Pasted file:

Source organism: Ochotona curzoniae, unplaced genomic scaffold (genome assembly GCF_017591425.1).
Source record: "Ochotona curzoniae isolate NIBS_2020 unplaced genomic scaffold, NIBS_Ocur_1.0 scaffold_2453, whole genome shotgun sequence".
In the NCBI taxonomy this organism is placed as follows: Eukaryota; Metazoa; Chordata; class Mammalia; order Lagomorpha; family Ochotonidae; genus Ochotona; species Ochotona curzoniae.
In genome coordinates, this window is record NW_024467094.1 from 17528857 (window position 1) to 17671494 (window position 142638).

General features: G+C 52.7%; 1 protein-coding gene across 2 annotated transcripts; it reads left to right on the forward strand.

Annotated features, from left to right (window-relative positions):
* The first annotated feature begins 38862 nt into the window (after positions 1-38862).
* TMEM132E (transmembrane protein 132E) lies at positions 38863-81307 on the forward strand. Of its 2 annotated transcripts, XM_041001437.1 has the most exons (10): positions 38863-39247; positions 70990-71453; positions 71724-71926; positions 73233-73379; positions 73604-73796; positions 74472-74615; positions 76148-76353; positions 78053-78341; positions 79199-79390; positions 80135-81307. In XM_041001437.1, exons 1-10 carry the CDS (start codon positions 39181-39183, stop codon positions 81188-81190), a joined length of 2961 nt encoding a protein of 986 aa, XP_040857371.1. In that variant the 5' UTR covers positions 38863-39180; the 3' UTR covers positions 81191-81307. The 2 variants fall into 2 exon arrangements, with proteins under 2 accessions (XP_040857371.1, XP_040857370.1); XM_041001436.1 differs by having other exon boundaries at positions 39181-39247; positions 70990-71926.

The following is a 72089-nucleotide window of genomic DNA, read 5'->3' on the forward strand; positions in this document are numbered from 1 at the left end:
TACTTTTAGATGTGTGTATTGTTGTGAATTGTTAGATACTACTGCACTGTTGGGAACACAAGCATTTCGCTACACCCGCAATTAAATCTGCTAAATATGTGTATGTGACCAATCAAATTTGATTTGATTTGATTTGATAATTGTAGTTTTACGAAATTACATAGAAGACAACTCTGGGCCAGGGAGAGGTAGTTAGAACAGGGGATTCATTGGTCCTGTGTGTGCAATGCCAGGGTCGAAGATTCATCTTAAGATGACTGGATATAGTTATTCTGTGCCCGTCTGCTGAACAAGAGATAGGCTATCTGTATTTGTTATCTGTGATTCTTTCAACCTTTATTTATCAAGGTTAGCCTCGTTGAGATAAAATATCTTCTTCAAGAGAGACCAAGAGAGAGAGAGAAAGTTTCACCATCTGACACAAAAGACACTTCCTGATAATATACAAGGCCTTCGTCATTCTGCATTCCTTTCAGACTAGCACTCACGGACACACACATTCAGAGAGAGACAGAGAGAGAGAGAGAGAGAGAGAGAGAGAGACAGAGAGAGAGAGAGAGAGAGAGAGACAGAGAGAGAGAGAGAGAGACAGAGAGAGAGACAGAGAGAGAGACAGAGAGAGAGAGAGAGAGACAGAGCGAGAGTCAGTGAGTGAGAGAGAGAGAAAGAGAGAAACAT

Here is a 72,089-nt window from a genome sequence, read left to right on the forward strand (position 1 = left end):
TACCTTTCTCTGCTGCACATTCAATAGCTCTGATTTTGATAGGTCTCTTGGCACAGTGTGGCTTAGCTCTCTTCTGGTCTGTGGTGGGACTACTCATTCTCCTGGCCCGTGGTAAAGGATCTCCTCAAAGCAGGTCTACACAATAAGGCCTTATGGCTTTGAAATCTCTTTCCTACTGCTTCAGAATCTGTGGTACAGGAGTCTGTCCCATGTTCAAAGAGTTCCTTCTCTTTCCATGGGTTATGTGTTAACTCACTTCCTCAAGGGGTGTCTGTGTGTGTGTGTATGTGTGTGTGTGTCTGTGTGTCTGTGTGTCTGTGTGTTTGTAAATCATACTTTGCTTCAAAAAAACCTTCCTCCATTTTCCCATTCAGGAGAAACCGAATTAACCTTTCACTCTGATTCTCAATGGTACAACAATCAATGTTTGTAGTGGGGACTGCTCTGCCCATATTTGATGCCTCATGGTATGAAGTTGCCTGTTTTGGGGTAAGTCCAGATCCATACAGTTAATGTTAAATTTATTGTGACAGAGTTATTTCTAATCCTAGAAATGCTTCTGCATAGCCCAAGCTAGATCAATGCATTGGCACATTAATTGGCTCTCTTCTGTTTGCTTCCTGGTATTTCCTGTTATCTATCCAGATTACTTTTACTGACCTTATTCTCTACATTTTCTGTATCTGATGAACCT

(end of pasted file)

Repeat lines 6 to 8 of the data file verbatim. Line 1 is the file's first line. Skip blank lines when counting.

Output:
Annotated features, from left to right (window-relative positions):
* The first annotated feature begins 38862 nt into the window (after positions 1-38862).
* TMEM132E (transmembrane protein 132E) lies at positions 38863-81307 on the forward strand. Of its 2 annotated transcripts, XM_041001437.1 has the most exons (10): positions 38863-39247; positions 70990-71453; positions 71724-71926; positions 73233-73379; positions 73604-73796; positions 74472-74615; positions 76148-76353; positions 78053-78341; positions 79199-79390; positions 80135-81307. In XM_041001437.1, exons 1-10 carry the CDS (start codon positions 39181-39183, stop codon positions 81188-81190), a joined length of 2961 nt encoding a protein of 986 aa, XP_040857371.1. In that variant the 5' UTR covers positions 38863-39180; the 3' UTR covers positions 81191-81307. The 2 variants fall into 2 exon arrangements, with proteins under 2 accessions (XP_040857371.1, XP_040857370.1); XM_041001436.1 differs by having other exon boundaries at positions 39181-39247; positions 70990-71926.